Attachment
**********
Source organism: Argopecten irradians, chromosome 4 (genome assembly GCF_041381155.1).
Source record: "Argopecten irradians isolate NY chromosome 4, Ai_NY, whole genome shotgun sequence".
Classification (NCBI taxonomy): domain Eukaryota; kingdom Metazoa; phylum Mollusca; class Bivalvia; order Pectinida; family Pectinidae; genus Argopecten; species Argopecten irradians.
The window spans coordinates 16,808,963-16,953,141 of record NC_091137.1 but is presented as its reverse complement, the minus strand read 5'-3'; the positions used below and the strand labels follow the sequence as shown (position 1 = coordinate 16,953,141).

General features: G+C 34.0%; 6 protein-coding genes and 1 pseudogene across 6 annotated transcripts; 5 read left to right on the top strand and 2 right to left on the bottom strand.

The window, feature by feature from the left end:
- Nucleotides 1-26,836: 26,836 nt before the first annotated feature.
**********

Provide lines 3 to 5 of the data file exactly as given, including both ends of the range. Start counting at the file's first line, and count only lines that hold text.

Classification (NCBI taxonomy): domain Eukaryota; kingdom Metazoa; phylum Mollusca; class Bivalvia; order Pectinida; family Pectinidae; genus Argopecten; species Argopecten irradians.
The window spans coordinates 16,808,963-16,953,141 of record NC_091137.1 but is presented as its reverse complement, the minus strand read 5'-3'; the positions used below and the strand labels follow the sequence as shown (position 1 = coordinate 16,953,141).

General features: G+C 34.0%; 6 protein-coding genes and 1 pseudogene across 6 annotated transcripts; 5 read left to right on the top strand and 2 right to left on the bottom strand.